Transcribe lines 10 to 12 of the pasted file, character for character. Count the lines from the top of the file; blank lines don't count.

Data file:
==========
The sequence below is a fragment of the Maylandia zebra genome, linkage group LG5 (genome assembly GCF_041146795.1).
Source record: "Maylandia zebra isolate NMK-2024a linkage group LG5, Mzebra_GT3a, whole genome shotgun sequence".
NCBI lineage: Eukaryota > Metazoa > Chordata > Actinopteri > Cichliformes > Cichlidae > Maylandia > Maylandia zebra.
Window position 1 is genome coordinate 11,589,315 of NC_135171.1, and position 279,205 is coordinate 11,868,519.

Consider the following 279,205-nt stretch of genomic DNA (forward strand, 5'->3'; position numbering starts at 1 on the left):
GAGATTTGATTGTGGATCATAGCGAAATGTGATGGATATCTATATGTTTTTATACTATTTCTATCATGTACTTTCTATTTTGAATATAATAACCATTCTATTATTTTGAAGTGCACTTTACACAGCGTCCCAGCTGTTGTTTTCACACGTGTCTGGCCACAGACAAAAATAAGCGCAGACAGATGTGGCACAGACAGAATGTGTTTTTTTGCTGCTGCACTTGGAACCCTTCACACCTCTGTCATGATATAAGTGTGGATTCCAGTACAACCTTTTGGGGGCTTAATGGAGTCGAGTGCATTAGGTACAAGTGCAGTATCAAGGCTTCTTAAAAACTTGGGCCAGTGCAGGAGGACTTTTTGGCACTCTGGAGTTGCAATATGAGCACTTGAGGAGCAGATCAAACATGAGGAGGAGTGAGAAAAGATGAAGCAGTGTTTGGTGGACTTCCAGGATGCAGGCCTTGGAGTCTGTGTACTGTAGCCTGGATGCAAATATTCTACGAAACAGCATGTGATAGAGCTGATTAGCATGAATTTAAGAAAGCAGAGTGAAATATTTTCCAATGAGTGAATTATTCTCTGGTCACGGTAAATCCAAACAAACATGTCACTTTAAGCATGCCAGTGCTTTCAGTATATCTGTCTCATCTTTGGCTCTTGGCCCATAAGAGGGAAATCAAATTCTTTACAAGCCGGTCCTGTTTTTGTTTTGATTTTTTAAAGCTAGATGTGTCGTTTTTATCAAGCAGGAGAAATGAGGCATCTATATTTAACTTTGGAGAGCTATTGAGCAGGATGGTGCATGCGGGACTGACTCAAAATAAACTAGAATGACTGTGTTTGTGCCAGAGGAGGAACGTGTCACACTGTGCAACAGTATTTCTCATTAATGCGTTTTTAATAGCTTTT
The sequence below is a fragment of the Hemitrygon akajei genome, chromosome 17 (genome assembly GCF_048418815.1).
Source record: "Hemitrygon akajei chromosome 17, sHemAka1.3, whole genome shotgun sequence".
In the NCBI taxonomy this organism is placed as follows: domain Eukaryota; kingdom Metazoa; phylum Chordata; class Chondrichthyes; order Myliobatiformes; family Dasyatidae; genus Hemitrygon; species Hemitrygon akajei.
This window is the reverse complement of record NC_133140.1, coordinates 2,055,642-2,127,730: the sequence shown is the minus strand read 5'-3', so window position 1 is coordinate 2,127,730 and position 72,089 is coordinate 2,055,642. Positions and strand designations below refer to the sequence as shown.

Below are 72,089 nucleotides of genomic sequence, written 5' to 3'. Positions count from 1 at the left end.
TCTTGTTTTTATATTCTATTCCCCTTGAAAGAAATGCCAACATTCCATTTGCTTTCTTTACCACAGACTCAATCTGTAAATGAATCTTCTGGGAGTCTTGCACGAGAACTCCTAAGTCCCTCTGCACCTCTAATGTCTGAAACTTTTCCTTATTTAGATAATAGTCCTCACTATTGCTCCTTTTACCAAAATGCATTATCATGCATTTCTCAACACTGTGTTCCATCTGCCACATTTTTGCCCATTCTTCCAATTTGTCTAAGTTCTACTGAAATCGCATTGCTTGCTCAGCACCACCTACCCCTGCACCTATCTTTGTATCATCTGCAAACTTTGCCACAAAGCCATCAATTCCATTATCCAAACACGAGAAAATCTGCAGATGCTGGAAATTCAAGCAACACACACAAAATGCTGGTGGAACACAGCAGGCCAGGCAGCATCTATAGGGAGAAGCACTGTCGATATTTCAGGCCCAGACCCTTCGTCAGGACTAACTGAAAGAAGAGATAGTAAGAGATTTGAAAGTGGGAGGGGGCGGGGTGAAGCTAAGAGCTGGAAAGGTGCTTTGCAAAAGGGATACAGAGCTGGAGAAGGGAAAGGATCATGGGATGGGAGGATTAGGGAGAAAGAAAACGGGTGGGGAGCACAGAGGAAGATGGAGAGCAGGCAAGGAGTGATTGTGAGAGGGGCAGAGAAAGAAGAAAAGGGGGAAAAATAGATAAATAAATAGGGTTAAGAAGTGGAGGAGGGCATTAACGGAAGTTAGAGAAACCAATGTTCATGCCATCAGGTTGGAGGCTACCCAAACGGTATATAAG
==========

This window is the reverse complement of record NC_133140.1, coordinates 2,055,642-2,127,730: the sequence shown is the minus strand read 5'-3', so window position 1 is coordinate 2,127,730 and position 72,089 is coordinate 2,055,642. Positions and strand designations below refer to the sequence as shown.

Below are 72,089 nucleotides of genomic sequence, written 5' to 3'. Positions count from 1 at the left end.
TCTTGTTTTTATATTCTATTCCCCTTGAAAGAAATGCCAACATTCCATTTGCTTTCTTTACCACAGACTCAATCTGTAAATGAATCTTCTGGGAGTCTTGCACGAGAACTCCTAAGTCCCTCTGCACCTCTAATGTCTGAAACTTTTCCTTATTTAGATAATAGTCCTCACTATTGCTCCTTTTACCAAAATGCATTATCATGCATTTCTCAACACTGTGTTCCATCTGCCACATTTTTGCCCATTCTTCCAATTTGTCTAAGTTCTACTGAAATCGCATTGCTTGCTCAGCACCACCTACCCCTGCACCTATCTTTGTATCATCTGCAAACTTTGCCACAAAGCCATCAATTCCATTATCCAAACACGAGAAAATCTGCAGATGCTGGAAATTCAAGCAACACACACAAAATGCTGGTGGAACACAGCAGGCCAGGCAGCATCTATAGGGAGAAGCACTGTCGATATTTCAGGCCCAGACCCTTCGTCAGGACTAACTGAAAGAAGAGATAGTAAGAGATTTGAAAGTGGGAGGGGGCGGGGTGAAGCTAAGAGCTGGAAAGGTGCTTTGCAAAAGGGATACAGAGCTGGAGAAGGGAAAGGATCATGGGATGGGAGGATTAGGGAGAAAGAAAACGGGTGGGGAGCACAGAGGAAGATGGAGAGCAGGCAAGGAGTGATTGTGAGAGGGGCAGAGAAAGAAGAAAAGGGGGAAAAATAGATAAATAAATAGGGTTAAGAAGTGGAGGAGGGCATTAACGGAAGTTAGAGAAACCAATGTTCATGCCATCAGGTTGGAGGCTACCCAAACGGTATATAAG